Gilmour Space Technologies taps Titomic to 3D print rocket parts
Written on the 3 October 2019 by Business News Australia
Gold Coast-based Gilmour Space Technologies will partner with Melbourne manufacturing group Titomic (ASX: TTT) to build high-performance rocket and aerospace components.
Gilmour Space Technologies is tapping into Titomic's solid-state metal additive manufacturing technology, developed by the CSIRO and commercialised by Titomic in 2014.
Titomic's technology allows both the manufacturing of large-size metal parts and the high-volume production of complex-shaped parts of dissimilar metals by using a 3D printing process.
The listed company's manufacturing technology, dubbed Titomic Kinetic Fusion (TKF), is currently the only process capable of manufacturing rockets in a single piece as well as other space components.
Titomic's Melbourne manufacturing facility is able to manufacture Titanium and other metal parts of up to nine meters long and three meters wide.
The partnership follows Gilmour Space Technologies' experiments with 3D printed rocket fuel in 2016.
Co-founder and COO of Gilmour Space Technologies James Gilmour says the partnership with Titomic will enable the company to take its rockets to the next level.
"Gilmour Space is developing new launch vehicles to support today's global small satellite market, and this partnership could see us leveraging Titomic's innovative manufacturing process to produce lighter and stronger components for our orbital launch vehicles," says James.
This sentiment is echoed by founder and managing director of Titomic Jeff Lang who says the partnership with Gilmour Space Technologies proves the potential of the TKF manufacturing process.
"This is an exciting new development for Titomic to share a commercially strategic vision to deliver unique capabilities of advanced technologies to assure growth of the Australian space eco-system," says Lang.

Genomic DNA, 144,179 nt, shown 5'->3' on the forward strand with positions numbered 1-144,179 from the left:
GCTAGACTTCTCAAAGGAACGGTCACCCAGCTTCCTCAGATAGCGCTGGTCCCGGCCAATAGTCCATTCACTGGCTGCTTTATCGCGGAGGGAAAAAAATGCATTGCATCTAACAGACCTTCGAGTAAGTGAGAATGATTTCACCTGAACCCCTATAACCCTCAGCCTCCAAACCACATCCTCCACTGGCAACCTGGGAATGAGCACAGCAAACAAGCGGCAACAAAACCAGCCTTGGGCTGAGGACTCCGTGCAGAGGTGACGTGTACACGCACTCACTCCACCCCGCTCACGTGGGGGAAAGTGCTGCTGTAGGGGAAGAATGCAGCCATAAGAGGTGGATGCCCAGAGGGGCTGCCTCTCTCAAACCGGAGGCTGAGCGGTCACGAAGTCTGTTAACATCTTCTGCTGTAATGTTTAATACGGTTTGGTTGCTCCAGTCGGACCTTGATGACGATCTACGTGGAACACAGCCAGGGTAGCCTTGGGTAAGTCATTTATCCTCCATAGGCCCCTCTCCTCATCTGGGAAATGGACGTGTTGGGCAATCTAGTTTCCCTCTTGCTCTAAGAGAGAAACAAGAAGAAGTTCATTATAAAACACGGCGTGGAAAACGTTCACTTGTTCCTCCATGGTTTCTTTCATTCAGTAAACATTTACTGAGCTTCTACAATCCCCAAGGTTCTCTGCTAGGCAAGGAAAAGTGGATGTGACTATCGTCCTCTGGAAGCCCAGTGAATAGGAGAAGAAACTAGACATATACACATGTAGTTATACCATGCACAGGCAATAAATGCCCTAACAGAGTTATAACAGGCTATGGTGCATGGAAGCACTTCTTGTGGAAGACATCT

"The Gilmour Space strategy, for lower cost access to launch satellites into space by affordable high-performance rockets, is in synergy with Titomic's capability to provide an affordable alternative to traditional manufacturing by utilising the unique capabilities of TKF technology."
"By partnering with Gilmour Space, it is further evidence that TKF technology has the potential for a multiplicity of applications for future industries to improve manufacturing affordability and sustainability of resources."
The partnership follows last week's news that the Federal Government has invested $150 million into the Australian space industry.
The government hopes its investment will propel the currently $4 billion sector into the stratosphere.
Businesses like Gilmour Space Technologies will be well placed to take advantage of the funding, with Australian space businesses now able to be a part of the next NASA mission into space.
L-R: Jan-Erik Ronningen CE Gilmour Space, Jeff Lang MD Titomic, James Gilmour COOO Gilmour Space Technologies, Nathanael Miller CTO Titomic.
Business News Australia
Author: Business News Australia